After that touch of history, we can see where history and modern Sweden intersect by visiting Drottningholm Palace, the residence of the Swedish Royal family. This UNESCO World Heritage Site is near Stockholm and would make for a great little day trip. The palace is home to the Palace Theatre, a Theatre Museum, and a Chinese Pavilion.
Outside of the home of the king and queen, we can plan to visit other castles in Sweden, including Gripsholm Castle, Carlstens Fastning, Kalmar Castle, and Lacko Castle.
Explore the Vasa Museum
It’s been rated as one of the best things to do in Stockholm which earns it a spot on our Sweden bucket list! The Vasa Museum houses the 1628 Vasa ship that unfortunately sank on its maiden voyage but was salvaged in 1961. The museum has several exhibits, some detailing the salvaging expedition, some showing what life was like on the ship, and one about the women of Vasa. A ticket costs 150 SEK, or about $16 (with the exchange rate at the time of this posting).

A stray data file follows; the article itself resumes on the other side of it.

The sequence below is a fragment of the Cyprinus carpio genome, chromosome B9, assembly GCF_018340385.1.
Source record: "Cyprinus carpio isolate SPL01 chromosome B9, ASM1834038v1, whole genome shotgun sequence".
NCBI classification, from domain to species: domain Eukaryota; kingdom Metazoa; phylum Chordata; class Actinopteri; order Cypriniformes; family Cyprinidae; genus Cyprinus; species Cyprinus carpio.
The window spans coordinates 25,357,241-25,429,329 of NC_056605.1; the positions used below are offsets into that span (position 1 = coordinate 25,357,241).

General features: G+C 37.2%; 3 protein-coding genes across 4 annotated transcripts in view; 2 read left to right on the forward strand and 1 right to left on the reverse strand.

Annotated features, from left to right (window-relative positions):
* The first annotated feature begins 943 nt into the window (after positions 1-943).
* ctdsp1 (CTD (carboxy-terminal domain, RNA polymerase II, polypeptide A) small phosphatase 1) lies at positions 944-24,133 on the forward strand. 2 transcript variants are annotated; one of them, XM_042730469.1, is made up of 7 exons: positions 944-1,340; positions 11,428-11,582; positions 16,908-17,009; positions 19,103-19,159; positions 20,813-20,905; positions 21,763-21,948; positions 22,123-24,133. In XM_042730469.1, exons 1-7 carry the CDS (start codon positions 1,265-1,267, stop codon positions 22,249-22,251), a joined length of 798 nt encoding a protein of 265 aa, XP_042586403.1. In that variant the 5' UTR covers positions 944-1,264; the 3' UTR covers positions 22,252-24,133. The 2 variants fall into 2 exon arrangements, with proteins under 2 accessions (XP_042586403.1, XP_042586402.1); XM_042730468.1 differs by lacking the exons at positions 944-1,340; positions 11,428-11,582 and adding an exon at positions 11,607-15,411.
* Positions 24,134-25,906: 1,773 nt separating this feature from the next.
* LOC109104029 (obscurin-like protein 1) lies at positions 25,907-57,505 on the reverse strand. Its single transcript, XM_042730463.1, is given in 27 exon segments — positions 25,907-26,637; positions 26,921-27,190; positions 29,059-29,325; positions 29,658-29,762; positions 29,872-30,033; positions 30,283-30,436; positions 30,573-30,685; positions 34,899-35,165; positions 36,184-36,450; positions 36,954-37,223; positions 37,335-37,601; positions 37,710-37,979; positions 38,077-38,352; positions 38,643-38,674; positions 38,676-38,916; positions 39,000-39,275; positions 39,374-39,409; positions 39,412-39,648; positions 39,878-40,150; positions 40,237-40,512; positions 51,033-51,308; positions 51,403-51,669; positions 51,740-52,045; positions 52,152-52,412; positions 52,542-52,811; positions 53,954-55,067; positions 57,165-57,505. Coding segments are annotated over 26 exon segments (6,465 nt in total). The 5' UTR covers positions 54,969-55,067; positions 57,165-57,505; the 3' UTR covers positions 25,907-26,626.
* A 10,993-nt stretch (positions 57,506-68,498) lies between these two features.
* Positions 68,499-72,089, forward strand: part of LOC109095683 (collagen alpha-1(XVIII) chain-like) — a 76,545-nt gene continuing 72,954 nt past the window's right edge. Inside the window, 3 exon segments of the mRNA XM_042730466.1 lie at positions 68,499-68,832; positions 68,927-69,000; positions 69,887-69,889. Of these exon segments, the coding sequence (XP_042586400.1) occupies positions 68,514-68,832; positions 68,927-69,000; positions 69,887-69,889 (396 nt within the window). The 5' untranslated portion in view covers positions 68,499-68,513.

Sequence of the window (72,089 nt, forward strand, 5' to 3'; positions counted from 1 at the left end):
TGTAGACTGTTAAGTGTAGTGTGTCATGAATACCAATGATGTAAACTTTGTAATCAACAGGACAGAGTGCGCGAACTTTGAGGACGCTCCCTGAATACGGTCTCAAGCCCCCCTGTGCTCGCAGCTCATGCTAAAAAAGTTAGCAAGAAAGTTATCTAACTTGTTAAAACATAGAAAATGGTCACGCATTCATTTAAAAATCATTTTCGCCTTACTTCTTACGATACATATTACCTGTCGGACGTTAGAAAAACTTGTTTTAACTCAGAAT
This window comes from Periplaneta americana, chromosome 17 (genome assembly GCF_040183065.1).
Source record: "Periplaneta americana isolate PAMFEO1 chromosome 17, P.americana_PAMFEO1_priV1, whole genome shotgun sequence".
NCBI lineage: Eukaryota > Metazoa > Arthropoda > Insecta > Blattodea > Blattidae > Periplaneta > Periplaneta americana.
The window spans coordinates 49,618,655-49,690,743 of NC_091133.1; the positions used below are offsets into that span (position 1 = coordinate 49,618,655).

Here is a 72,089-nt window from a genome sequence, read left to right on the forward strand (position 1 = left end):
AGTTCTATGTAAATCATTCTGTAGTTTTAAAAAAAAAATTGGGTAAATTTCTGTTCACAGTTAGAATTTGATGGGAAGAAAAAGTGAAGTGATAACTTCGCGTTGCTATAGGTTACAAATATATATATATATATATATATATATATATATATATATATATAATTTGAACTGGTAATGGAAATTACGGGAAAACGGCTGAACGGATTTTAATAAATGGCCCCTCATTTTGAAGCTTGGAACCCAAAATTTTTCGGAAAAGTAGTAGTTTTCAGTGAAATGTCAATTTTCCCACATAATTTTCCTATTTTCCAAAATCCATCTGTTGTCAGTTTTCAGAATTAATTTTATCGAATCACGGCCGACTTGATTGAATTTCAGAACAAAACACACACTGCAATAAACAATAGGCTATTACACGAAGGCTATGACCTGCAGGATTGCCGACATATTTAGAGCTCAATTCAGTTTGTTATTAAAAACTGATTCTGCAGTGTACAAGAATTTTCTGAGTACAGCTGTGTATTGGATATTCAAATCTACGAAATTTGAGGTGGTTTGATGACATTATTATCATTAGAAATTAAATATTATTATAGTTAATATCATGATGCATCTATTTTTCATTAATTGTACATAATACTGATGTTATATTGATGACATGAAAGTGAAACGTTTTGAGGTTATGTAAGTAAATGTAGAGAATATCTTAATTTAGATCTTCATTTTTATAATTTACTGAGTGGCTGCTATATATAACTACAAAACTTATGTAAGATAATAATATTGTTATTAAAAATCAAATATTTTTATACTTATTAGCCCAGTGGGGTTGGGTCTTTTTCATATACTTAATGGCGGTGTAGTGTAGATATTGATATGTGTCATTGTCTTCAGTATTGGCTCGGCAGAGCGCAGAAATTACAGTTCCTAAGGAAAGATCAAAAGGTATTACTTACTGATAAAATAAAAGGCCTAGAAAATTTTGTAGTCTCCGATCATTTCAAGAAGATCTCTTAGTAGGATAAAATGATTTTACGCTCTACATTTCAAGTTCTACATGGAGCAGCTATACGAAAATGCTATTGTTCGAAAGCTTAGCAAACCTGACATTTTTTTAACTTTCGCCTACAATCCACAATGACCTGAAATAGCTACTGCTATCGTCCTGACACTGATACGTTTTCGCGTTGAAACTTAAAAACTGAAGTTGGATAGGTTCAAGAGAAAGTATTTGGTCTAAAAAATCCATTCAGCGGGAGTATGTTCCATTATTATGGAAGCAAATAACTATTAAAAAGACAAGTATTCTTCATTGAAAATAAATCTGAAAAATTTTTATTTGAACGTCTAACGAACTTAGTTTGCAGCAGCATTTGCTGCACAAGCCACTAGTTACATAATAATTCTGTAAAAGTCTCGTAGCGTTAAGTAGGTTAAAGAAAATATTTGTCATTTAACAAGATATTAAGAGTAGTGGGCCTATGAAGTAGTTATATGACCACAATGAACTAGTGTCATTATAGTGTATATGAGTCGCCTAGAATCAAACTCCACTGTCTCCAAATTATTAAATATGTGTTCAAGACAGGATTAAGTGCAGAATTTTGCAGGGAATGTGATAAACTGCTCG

I loved Balto as a kid so going dog sledding has been on my to-do list for a long time. While there is dog sledding here in Colorado, I’ve wanted to save this activity for a bigger winter wonderland, like Alaska, or perhaps Sweden! Many of the ski resorts offer dog sled tours if we don’t feel like taking a multi-day trip. Though, the draw of a multi-day trip is that our wildlife watching gets better with a chance to spot reindeer, wolverine, and if the universe is liking us at the moment, we could see the arctic fox!
Attend a festival
Last on our Sweden bucket list is attending a national festival or celebration! I’ve got my eye on timing our visit with Midsummer celebrations or checking ut Medieval Week on Gotland, which kind of seems like a large-scale Renaissance Festival come to life! They have battles, tournaments, and markets, and I’m sure delicious RenFest food!
Bonus: Witness the Midnight sun
With Sweden’s northern location, some parts of Sweden experience the Midnight Sun or 24 hours of light in the summer. Sleeping would be a pain in the ass as I need the room dark to fall asleep, but it’d be such a neat experience that I’d just have to deal with it.
What else should we add to our list of things to do in Sweden? Tell us in the comments below or join the conversation on Facebook!